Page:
Don, granted, spiked speakers, even on discs, are a bit of a pain in the ass to move around. It'll be worth the pain, though. Remember, if you decide you want to couple, as Tom said, don't place anything in the path of the resonances. Nothing!--not even blue tak, felt, or the like. Audiopoints.com has plenty of white paper on their website explaining the principles of resonance transference. It's worth the trip; and a phone call. peace, warren
Don, I have found it best to use the Audiopoint APCD discs from Starsound under the points of speakers rather than having the point go directly into the wood. Beause of the shape of the disc, more resonance is captured off the point and transfered over a wider contact area and onto the wood suface. I use these discs on all soft surfaces. This method is the best way to capture and transfer resonance to ground. Tom
Try solid granite, 2 inches thick, cut to the size of your speakers. They did wonders for my Thiel 1.6, and they look good.
Hi Don:

I have a pair of Kef Q5 floorstanders that stand on threaded spikes. Our living room, which is where the stereo is located, has a laminate floor, essentially HDF with a layer of vinyl/laminate made to look fake hardwood.

Anyway, I had also been wondering about how best to resolve the spikes issue, since they had sunk a bit into the laminate. I purchased "IXOS 304 layer discs" and, while not dramatic, I did detect an improvement in the overall quality of the sound coming from the speakers, a little more focus, detail and clarity. Also, no more damage to the floor.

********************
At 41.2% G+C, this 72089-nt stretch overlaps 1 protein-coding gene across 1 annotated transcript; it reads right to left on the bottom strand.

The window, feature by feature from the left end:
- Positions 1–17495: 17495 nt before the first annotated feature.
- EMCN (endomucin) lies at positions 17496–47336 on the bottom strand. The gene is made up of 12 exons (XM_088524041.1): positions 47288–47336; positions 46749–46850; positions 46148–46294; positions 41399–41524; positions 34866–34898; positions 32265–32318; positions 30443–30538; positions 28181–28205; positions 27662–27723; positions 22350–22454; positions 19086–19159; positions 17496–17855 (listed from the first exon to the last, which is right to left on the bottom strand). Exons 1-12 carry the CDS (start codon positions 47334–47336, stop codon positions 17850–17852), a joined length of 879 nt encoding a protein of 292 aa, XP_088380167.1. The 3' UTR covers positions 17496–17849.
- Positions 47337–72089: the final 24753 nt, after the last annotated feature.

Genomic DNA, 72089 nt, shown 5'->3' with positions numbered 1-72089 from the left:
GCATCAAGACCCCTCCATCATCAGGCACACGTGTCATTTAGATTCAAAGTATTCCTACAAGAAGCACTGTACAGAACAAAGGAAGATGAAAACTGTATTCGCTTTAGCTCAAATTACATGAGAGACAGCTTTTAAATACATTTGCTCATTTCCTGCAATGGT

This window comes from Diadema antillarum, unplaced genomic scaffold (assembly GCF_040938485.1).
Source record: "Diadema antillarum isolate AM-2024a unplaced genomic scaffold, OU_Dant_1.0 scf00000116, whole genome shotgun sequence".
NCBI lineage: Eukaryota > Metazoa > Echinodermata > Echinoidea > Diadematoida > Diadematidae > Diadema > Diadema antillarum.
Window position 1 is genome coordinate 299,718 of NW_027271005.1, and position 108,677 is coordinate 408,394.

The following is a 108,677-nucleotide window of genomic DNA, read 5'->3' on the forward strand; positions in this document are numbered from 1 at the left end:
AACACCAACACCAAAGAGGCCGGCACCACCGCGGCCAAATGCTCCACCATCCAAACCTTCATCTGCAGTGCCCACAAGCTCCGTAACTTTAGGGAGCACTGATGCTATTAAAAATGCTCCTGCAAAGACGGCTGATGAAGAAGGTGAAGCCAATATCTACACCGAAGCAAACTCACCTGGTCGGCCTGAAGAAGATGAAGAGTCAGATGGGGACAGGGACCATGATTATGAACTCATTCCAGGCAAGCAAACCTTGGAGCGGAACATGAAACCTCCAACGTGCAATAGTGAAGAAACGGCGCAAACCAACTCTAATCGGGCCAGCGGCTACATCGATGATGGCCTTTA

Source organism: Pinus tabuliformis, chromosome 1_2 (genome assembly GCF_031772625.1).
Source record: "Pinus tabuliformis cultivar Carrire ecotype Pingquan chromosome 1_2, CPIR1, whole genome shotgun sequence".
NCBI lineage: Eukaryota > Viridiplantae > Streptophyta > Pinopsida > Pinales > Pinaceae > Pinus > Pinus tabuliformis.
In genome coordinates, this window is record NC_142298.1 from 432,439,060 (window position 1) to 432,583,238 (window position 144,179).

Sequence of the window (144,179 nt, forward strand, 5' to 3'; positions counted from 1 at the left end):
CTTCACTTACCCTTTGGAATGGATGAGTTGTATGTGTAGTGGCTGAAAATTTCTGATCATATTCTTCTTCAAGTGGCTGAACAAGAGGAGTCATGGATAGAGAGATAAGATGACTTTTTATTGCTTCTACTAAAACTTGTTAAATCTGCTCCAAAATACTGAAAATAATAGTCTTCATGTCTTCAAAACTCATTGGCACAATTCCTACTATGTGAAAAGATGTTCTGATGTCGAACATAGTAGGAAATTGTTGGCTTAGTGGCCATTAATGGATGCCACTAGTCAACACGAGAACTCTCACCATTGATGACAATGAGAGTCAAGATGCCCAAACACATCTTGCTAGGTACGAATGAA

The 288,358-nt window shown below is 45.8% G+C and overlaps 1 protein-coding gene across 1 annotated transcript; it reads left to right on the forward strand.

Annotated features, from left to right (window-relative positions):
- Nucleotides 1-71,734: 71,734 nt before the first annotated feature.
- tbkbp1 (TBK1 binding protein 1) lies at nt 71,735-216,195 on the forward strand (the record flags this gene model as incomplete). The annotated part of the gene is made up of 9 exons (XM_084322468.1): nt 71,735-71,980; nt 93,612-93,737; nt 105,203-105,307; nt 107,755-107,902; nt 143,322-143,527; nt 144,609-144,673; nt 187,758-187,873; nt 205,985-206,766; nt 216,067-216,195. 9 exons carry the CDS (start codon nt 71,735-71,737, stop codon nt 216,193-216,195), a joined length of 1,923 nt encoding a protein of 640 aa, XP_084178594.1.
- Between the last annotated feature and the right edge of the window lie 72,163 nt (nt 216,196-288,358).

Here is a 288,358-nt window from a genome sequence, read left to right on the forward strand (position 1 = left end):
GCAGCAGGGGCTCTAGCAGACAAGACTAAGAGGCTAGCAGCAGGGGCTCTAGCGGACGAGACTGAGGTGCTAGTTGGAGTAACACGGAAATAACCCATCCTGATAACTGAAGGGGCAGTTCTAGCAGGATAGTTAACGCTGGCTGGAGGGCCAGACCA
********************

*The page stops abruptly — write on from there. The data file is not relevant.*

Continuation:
IXOS is a British manufacturer of audio cables and accessories (including discs and spikes). I bought the discs from an on-line shop with a warehouse in England: www.hificables.co.uk. The price for a set of 8 discs came out to about $30 US. They were shipped quickly and were well packed.

Something that is not obvious from the pictures on the web site is that the discs have a thin layer of polyfoam on the bottom that has a coat of adhesive that can be exposed by removing the covering layer of wax paper. I did not do this since I like to be able to slide the speakers around a little.

Good luck.

Don, I posted a similar question recently. Warren and several others gave me the same advice -- try Audiopoints' coupling discs. I ordered a set and they arrived this week. I put them in place and noticed a definite improvement. I asked my wife to listen and she noticed the same thing -- clearer highs and mids, less muddiness in the sound. They're worth a try. Thanks to the "couplers" out there for the good advice.
I would call Audiopoints.com and ask to speak to Robert. He's the man over there... I don't know if you'll be able to do those "devices" for the $ you want, but check out their website...

I can't access their website - I don't have shockwave installed (yes I know I'm behind the times). Can I have the phone number please.

For now, I just decided to go ahead and place the spikes directly into the floor. I'm working on upgrading so many other pieces in my system (wire, cable, cords, power conditioning) that I've decided that this kind of thing needs to be experimented with last - and in the mean time, the stock spikes are the best, quick improvement. I might add some weight to the speaker stands too and see what that does. In any case, I just wanted to say thanks to all who have replied with advice in this thread.